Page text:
To complement her talk at Beyond Tellerrand, Stephanie goes through some of the powerful CSS features that enable intrinsic web design. These are all great tools for the declarative design approach I was talking about:
Give the browser some solid rules and hints, then let it make the right decisions for the people that visit it, based on their device, connection quality and capabilities. This is how they will get a genuinely great user experience, rather than a fragmented, broken one.
I count at least three clever CSS techniques I didn’t know about.
Over the past few years, I’ve given quite a few workshops and talks on evaluating technology. This methodical approach to evaluation and prioritisation from Trys is right up my alley!
In any development project, there is a point at which one must decide on the tech stack. For some, that may feel like a foregone conclusion, dictated by team appetite and experience.
Even if the decision seems obvious, it’s always worth sense-checking your thought process. Along with experience and gut-feelings, we also have blind-spots and biases.
I feel like there’s a connection here to having good design principles—the kind that explicitly value one facet over another.
A ludicrously useful grab-bag of prioritisation techniques from Chris—so, so handy for workshops and sprint planning.
I’ve come to accept that our current approach to remedy poor performance largely consists of engineering techniques that stem from the ill effects of our business, product management, and engineering practices. We’re good at applying tourniquets, but not so good at sewing up deep wounds.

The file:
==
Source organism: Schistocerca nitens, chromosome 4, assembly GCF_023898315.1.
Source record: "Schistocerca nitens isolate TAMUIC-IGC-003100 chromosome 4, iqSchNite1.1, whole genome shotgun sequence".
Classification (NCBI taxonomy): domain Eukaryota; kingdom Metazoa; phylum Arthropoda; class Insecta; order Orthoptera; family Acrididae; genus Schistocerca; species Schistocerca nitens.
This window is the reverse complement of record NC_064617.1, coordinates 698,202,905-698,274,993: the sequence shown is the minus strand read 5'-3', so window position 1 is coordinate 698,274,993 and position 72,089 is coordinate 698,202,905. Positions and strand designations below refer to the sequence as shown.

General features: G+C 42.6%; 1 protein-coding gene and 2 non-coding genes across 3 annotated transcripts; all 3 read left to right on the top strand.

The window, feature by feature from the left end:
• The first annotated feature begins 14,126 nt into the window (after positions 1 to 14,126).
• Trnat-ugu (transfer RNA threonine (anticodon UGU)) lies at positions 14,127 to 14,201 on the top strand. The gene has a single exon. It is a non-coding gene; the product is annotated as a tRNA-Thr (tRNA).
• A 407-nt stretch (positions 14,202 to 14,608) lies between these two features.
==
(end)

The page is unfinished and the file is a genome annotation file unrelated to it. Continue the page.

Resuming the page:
It’s becoming increasingly clear that web performance isn’t solely an engineering problem, but a problem of people.
CSS Grid is easy to use but difficult to learn. It’s a more intuitive paradigm than any other CSS layout technique, but it’s completely different from its predecessors.
Some great advice here on how to approach CSS grid:
- Use names, not numbers
- Use fr as your flexible unit
- Don’t use a grid system
Tim explains why that neat trick of making a really big JPEG with quality set to 0% is no longer necessary, and how the savings you make in bandwidth with that technique are nullified by the expense of the memory footprint needed.
I can relate to what Rachel describes here—I really like using my own website as a playground to try out new technologies. That’s half the fun of the indie web.
I had already decided to bring my content back home in 2017, but I’d also like to think about this idea of using my own site to better demonstrate and play with the new technologies I write about.
Vitaly calls them dirty tricks but this is a handy collection of front-end development techniques. They’re not really dirty …just slightly soiled.
A really good introduction to front-end performance techniques. Most of this was already on my radar, but I still picked up a handy tip or two (particularly about DNS prefetching).
At this stage it should go without saying that you should be keeping up with this kind of thing: performance is really, really, really important.
A lovely bit of hypertext.
Some good ideas for formatting tabular data for small screens.
A nice round-up of responsive design techniques, with a particular focus on content first.